A Review of the Nigerian Energy Industry

Recapitalisation of capital market operators: Beyond the deadline

06 September 2015, Lagos – With the deadline on the recapitalisation of capital market operators expiring at the end of this month, the question posed by capital market watchers who spoke with Olaseni Durojaye is: will the Securities and Exchange Commission (SEC) announce further extension or implement the new policy?

Nigeria Stock Exchange.
Nigeria Stock Exchange.

The directive by the Securities and Exchange Commission (SEC) to raise the minimum capital base of Capital Market Operators (CMOs) has continued to generate divergent reactions among analysts and players in the sector.

Some capital market analysts who bore their minds on the trends in the market explained that the new minimum capital base would reflect the shareholders’ fund of a market participant at any point in time going forward. They added that the goal of the exercise was to enhance the level of confidence in the Nigerian capital market and boost the capacity of market operators to undertake bigger deals.

The apex capital market regulator had increased the minimum capital base for brokers/dealers from the current N70 million to N300 million, representing a 329 per cent increase.  A broker, who currently operates with a capital base of N40 million will now be required to have N200 million, representing an increase of 400 per cent. The minimum capital base for dealers increased by 233 per cent from N30 million to N100 million.

Besides the attendant drama and the rush to recapitalise among operators, insinuations to the effect that the September deadline may be shifted again has come to the fore leading the management of the SEC to reiterate its commitment to the well-advertised deadline. One analyst told THISDAY that speculations on another extension may have been fueled by SEC’s recent extension of the deadline for CMOs considering reclassification of functions, reduction of functions or merger and acquisition in view of the capitalisation exercise to August 31, 2015. The extension was announced in a circular dated August 18 and obtained from the website of SEC.

The circular read in part “The Securities and Exchange Commission has granted an extension on the notification of intention by Capital Market Operators (CMOs) considering reclassification of function, reduction of functions or merger/acquisition in view of the recapitalization exercise, till August 31, 2015.

“CMOs should note that conversion/migration to any of the options is not automatic as routine regulatory requirements must be fulfilled,” the circular stated.that SEC had on December 19, 2013 issued a new capital requirement for capital market operators with December 31, 2014 as deadline. However, in December 2014, the apex capital market regulator extended the deadline to September 30 2015 in a move that industry watchers claimed was due to pressure and protests by some stockbrokers.  In calling for the extension at the time, some market operators had reportedly argued that the bearish nature of the market affected their ability to comply with the deadline. SEC had baulked and extended the deadline to September 30 after considering the prevailing market and economic situation.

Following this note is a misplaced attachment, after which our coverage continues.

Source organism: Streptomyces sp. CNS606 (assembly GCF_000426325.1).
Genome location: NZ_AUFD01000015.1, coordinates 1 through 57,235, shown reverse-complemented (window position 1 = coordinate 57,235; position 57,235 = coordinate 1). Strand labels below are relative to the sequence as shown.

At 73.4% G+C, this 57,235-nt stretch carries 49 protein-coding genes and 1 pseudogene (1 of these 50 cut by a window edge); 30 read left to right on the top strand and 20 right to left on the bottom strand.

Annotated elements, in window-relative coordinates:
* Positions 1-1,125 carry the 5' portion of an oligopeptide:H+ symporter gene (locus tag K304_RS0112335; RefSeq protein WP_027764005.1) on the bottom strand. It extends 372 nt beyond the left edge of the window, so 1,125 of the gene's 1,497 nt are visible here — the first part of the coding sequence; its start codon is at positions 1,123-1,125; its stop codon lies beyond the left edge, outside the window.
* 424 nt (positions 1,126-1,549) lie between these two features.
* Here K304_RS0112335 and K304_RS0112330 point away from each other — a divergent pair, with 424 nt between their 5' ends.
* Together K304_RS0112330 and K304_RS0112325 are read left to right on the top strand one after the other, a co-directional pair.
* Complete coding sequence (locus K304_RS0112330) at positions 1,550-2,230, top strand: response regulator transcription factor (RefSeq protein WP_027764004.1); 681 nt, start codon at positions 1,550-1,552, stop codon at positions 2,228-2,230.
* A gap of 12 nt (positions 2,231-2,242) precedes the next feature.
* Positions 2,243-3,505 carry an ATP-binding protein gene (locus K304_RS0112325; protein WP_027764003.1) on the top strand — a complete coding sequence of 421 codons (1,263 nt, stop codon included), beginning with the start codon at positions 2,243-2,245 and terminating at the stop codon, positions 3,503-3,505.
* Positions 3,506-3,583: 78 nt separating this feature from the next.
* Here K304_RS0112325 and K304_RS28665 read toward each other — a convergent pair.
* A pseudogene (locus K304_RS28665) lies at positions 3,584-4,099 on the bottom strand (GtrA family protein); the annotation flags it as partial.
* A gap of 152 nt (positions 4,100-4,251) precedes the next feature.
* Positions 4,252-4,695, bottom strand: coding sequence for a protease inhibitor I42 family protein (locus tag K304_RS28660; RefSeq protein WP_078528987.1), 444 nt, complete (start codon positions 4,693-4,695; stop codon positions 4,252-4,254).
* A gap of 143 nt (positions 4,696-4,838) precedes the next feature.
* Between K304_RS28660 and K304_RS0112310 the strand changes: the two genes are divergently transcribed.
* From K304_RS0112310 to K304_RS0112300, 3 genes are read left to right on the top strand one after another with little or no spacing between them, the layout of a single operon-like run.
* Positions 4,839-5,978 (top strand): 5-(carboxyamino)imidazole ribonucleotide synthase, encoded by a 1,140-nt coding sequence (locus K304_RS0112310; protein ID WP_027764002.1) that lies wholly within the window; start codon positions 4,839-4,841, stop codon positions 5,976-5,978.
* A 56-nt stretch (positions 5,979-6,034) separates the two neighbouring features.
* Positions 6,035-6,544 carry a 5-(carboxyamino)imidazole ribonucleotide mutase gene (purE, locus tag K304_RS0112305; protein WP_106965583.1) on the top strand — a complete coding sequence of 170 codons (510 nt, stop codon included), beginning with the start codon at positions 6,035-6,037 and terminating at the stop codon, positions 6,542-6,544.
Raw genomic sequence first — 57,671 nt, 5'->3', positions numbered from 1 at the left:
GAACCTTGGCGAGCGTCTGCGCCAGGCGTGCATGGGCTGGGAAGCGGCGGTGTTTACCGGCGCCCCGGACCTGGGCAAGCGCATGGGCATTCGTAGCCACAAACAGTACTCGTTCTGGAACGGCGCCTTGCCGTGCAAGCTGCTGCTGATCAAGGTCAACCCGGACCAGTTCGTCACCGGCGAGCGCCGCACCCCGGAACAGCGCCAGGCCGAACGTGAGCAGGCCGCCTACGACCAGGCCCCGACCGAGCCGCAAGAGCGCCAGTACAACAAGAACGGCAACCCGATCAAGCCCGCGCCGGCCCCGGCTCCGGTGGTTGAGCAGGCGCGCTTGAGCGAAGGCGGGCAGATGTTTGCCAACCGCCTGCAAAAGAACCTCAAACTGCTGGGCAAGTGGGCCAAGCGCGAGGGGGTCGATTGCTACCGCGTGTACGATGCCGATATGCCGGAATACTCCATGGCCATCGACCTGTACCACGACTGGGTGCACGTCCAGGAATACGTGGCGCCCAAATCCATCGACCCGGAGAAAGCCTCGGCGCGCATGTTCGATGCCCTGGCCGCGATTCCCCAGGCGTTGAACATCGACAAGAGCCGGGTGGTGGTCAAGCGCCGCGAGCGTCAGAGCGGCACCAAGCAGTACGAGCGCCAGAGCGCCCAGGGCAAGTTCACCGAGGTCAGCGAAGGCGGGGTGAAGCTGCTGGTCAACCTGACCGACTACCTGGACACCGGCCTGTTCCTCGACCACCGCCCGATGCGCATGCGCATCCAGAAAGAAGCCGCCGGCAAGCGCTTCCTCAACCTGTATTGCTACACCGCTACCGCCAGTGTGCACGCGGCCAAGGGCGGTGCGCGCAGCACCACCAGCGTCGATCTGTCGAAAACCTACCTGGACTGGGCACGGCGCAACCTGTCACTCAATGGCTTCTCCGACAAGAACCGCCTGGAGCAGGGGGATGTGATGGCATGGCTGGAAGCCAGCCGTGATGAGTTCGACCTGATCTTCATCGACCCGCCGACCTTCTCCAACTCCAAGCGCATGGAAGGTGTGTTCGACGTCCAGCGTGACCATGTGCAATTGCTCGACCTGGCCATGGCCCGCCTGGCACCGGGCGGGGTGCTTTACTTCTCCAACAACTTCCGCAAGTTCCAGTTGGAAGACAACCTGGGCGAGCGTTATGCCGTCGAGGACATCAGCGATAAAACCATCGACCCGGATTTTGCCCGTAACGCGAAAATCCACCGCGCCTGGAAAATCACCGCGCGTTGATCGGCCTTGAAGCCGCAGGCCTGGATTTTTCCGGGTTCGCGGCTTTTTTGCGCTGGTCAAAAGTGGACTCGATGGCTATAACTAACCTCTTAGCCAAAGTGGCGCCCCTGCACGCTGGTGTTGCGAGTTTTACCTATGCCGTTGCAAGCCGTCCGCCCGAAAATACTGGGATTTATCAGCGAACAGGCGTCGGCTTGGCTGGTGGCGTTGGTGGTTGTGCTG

No Going Back

However, Director-General of SEC, Mounir Gwarzo, foreclosed any further extension when he told THISDAY in an interview that there was no going back on the September 30 deadline.

He had said, “At the last CMC meeting we informed the market we will keep to our deadline and the market agreed. So, SEC is not going to move away from that deadline. September 30 deadline is sacrosanct. We are ready to support the market wherever they require our assistance,” Gwarzo stated in the interview.

Responding to THISDAY enquiry, Chief Executive of Eczellon Capital Limited, Diekola Onaolapo, stated that the recapitalisation was long overdue and thus a welcome development. He also expressed confidence that the SEC will keep to the deadline though he raised concerns on the handling of the process by the commission.

“The new capital requirements set by SEC is not only a welcome development, but it is a move long overdue since the crash of the stock market in 2008/2009. Like any recapitalisation exercise, it’s likely to present opportunities for consolidation in the Nigerian capital market. A strong capital market in Nigeria will play an important role in deepening the emerging economy of Nigeria and West Africa,” Diekola stated.

However, another operator who spoke to THISDAY on condition of anonymity held that “Unlike the banking and the insurance sub-sectors which require risk capital to carry on their functions, capital market operators hardly require large capital to function. Trading on behalf of clients or performing advisory functions doesn’t require any capital, except they are involved in underwriting which is seldom the function of stockbroking firms.